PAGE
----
Adding Cross-Country Competition


Ed Winiecki, the 2010 Southern California PGA Section Golf Professional of the Year, is the PGA general manager at The Club at Crazy Horse Ranch in Salinas, California.

I think we may have all played a type of cross-country golf when we were kids. It was creative and lots of fun then, so I tried it with our ladies’ invitational and it was a huge hit. We picked four holes that were obviously not conventional, teeing off on our No. 1 tee box and playing to the No. 3 green, then playing from Hole 4 tee box to No. 9 green and so on and so forth. The women thought that was the greatest thing since sliced bread. It was just so different. You can get yourself in some goofy areas, and the ladies were laughing more than any other part of our invitational. Our cross-country is a separate competition within the ladies invitational. It isn’t part of the total – the aggregate – that would help you win the tournament. Essentially, it takes the place of what some courses do with the horse race. In lieu of a horse race, we substituted our cross-country event and just changed it up a bit, and the women enjoyed that because it was so non-traditional. They loved the fact that they were playing the course a completely different way, and that created a much lighter atmosphere. We also use this format in our junior programs. The juniors thought it was as much fun if not more fun than when I was riding in the picker at the practice range and they were railing shots at me!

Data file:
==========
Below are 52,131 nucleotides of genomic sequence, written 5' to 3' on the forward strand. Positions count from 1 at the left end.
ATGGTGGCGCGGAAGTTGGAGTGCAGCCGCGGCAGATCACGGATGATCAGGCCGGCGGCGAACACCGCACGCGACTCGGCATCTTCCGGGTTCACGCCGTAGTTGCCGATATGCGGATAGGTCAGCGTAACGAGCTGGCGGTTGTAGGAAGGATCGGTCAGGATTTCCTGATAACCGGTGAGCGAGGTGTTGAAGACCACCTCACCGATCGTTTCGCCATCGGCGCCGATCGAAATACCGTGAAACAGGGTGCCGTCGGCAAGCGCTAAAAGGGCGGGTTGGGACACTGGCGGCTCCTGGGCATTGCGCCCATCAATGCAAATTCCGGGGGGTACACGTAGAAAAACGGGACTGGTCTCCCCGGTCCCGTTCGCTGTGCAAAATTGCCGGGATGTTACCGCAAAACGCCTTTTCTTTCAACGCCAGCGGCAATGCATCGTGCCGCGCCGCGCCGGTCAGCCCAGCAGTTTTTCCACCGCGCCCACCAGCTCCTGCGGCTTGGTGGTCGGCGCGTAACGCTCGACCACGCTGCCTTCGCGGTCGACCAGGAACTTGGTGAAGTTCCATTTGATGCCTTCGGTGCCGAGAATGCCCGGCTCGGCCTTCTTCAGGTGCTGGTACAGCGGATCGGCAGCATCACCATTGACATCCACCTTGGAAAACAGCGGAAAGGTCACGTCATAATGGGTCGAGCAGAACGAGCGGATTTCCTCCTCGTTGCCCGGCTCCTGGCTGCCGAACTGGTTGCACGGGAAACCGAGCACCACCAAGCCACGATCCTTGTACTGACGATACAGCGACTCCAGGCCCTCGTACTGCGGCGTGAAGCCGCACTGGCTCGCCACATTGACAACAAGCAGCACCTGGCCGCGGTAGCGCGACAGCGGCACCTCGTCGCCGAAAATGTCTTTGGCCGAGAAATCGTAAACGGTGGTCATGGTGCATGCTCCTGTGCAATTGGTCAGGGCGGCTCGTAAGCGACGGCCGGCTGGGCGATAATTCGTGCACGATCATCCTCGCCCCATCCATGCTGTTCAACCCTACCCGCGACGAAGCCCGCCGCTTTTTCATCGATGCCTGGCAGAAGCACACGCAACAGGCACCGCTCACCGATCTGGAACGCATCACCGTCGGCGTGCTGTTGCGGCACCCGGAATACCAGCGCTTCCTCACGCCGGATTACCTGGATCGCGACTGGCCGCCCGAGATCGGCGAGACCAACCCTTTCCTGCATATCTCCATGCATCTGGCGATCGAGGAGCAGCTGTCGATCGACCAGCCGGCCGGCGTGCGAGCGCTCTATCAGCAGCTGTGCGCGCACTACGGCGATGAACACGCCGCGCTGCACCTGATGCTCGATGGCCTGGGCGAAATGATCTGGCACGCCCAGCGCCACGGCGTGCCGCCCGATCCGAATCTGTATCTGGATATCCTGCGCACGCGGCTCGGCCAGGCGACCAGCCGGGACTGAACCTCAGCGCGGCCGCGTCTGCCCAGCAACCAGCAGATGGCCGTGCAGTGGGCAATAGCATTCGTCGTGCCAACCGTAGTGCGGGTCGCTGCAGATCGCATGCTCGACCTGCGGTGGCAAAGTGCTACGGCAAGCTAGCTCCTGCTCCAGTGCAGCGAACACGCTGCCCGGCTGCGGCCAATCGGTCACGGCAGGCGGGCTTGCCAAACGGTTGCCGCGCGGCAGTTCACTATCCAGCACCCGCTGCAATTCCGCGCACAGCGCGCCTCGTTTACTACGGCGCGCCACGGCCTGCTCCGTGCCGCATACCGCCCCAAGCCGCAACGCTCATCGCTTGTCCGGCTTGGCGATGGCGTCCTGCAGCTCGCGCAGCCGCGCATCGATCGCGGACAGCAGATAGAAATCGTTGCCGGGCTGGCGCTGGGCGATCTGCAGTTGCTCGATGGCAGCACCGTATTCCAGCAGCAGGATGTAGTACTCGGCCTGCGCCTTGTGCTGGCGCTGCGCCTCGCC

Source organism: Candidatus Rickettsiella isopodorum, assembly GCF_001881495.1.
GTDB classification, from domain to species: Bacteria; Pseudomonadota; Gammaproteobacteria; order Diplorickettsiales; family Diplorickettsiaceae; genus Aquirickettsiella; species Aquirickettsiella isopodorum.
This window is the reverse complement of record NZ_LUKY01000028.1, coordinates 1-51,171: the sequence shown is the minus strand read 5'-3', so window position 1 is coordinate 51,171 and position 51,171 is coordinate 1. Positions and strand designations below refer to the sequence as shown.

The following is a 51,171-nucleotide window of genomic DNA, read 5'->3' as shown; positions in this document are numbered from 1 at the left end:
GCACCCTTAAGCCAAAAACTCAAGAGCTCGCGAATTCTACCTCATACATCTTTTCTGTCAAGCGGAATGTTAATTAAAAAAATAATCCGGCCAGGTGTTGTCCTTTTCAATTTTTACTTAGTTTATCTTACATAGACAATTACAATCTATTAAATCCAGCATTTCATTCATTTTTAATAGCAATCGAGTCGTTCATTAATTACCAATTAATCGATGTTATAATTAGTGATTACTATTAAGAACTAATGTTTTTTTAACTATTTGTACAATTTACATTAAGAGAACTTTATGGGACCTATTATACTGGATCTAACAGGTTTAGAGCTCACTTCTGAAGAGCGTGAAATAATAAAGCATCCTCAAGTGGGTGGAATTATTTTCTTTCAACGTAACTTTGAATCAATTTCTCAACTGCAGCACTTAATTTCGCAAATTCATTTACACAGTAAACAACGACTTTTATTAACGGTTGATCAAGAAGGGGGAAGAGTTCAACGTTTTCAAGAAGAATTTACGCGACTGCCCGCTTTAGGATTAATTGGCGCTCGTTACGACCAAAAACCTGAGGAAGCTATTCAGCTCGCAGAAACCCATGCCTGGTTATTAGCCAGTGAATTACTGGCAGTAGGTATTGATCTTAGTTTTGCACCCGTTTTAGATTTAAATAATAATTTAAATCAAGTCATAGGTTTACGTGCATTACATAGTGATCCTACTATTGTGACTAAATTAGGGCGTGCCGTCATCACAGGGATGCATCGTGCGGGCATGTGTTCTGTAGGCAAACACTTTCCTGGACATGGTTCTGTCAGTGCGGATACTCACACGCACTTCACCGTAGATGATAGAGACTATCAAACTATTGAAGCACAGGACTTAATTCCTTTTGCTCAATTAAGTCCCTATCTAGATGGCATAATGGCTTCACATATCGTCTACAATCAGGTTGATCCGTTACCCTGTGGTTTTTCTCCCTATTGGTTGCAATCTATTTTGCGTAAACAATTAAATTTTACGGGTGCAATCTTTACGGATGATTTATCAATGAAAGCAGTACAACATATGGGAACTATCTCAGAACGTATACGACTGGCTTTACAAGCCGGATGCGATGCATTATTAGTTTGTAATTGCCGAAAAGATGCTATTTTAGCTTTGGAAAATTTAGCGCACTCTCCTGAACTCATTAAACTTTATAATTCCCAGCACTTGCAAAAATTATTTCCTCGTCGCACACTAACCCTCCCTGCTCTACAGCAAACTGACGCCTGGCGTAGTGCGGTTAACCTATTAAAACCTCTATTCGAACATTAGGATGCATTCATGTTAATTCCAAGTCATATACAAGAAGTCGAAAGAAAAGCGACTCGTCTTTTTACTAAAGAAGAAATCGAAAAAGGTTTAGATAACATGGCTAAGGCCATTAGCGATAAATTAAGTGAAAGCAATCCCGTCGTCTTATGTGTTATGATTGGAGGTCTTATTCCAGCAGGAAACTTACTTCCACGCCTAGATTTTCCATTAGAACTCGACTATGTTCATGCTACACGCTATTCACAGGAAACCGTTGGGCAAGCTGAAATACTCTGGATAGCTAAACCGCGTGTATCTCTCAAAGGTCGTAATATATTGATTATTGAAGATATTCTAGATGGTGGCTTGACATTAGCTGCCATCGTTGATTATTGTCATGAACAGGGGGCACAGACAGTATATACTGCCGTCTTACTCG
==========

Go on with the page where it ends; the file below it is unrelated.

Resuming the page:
We’ve been running the cross-country for four years, and it’s a big reason the ladies’ invitational sells out. Last year we had 72 ladies participate in the invitational at a price of $250 per team. I know it is not the only factor, but I guarantee the cross-country has something to do with it because of the fun factor. It’s not applicable for everybody – some courses would have a difficult time pulling it off because of layout or design – but try using a little creative thinking to reroute a few holes. If you can put together just four holes and select a time when the course isn’t busy, such as late in the afternoon, it will pay off. We need more fun in our game, and this is one way to do that.

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Editor’s note: The above comments reflect the opinion and experiences of the submitting PGA Professional and are not endorsed by PGA Magazine or the PGA of America.